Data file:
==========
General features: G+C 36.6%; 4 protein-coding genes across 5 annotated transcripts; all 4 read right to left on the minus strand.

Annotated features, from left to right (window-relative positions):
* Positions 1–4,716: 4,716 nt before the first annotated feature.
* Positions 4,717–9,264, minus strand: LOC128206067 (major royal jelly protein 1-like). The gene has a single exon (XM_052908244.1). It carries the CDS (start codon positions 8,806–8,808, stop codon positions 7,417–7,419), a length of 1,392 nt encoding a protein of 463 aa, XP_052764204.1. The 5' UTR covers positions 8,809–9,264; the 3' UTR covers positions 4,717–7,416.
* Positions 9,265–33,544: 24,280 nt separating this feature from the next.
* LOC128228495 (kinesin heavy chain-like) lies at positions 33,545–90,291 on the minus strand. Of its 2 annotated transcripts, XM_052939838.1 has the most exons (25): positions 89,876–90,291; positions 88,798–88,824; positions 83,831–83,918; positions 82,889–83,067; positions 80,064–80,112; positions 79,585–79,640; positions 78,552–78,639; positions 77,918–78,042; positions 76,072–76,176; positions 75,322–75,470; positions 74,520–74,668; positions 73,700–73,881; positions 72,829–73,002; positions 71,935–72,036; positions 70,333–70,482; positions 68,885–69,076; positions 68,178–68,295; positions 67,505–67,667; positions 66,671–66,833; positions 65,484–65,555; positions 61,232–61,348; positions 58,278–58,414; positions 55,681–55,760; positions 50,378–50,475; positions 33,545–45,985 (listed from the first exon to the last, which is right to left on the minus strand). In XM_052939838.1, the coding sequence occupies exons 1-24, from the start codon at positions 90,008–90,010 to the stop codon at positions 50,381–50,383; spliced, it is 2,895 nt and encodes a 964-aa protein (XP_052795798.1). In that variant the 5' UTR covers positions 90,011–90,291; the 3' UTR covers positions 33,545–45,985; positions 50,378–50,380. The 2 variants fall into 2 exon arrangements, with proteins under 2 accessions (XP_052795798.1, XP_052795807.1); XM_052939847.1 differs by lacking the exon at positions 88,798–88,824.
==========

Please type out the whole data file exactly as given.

General features: G+C 36.6%; 4 protein-coding genes across 5 annotated transcripts; all 4 read right to left on the minus strand.

Annotated features, from left to right (window-relative positions):
* Positions 1–4,716: 4,716 nt before the first annotated feature.
* Positions 4,717–9,264, minus strand: LOC128206067 (major royal jelly protein 1-like). The gene has a single exon (XM_052908244.1). It carries the CDS (start codon positions 8,806–8,808, stop codon positions 7,417–7,419), a length of 1,392 nt encoding a protein of 463 aa, XP_052764204.1. The 5' UTR covers positions 8,809–9,264; the 3' UTR covers positions 4,717–7,416.
* Positions 9,265–33,544: 24,280 nt separating this feature from the next.
* LOC128228495 (kinesin heavy chain-like) lies at positions 33,545–90,291 on the minus strand. Of its 2 annotated transcripts, XM_052939838.1 has the most exons (25): positions 89,876–90,291; positions 88,798–88,824; positions 83,831–83,918; positions 82,889–83,067; positions 80,064–80,112; positions 79,585–79,640; positions 78,552–78,639; positions 77,918–78,042; positions 76,072–76,176; positions 75,322–75,470; positions 74,520–74,668; positions 73,700–73,881; positions 72,829–73,002; positions 71,935–72,036; positions 70,333–70,482; positions 68,885–69,076; positions 68,178–68,295; positions 67,505–67,667; positions 66,671–66,833; positions 65,484–65,555; positions 61,232–61,348; positions 58,278–58,414; positions 55,681–55,760; positions 50,378–50,475; positions 33,545–45,985 (listed from the first exon to the last, which is right to left on the minus strand). In XM_052939838.1, the coding sequence occupies exons 1-24, from the start codon at positions 90,008–90,010 to the stop codon at positions 50,381–50,383; spliced, it is 2,895 nt and encodes a 964-aa protein (XP_052795798.1). In that variant the 5' UTR covers positions 90,011–90,291; the 3' UTR covers positions 33,545–45,985; positions 50,378–50,380. The 2 variants fall into 2 exon arrangements, with proteins under 2 accessions (XP_052795798.1, XP_052795807.1); XM_052939847.1 differs by lacking the exon at positions 88,798–88,824.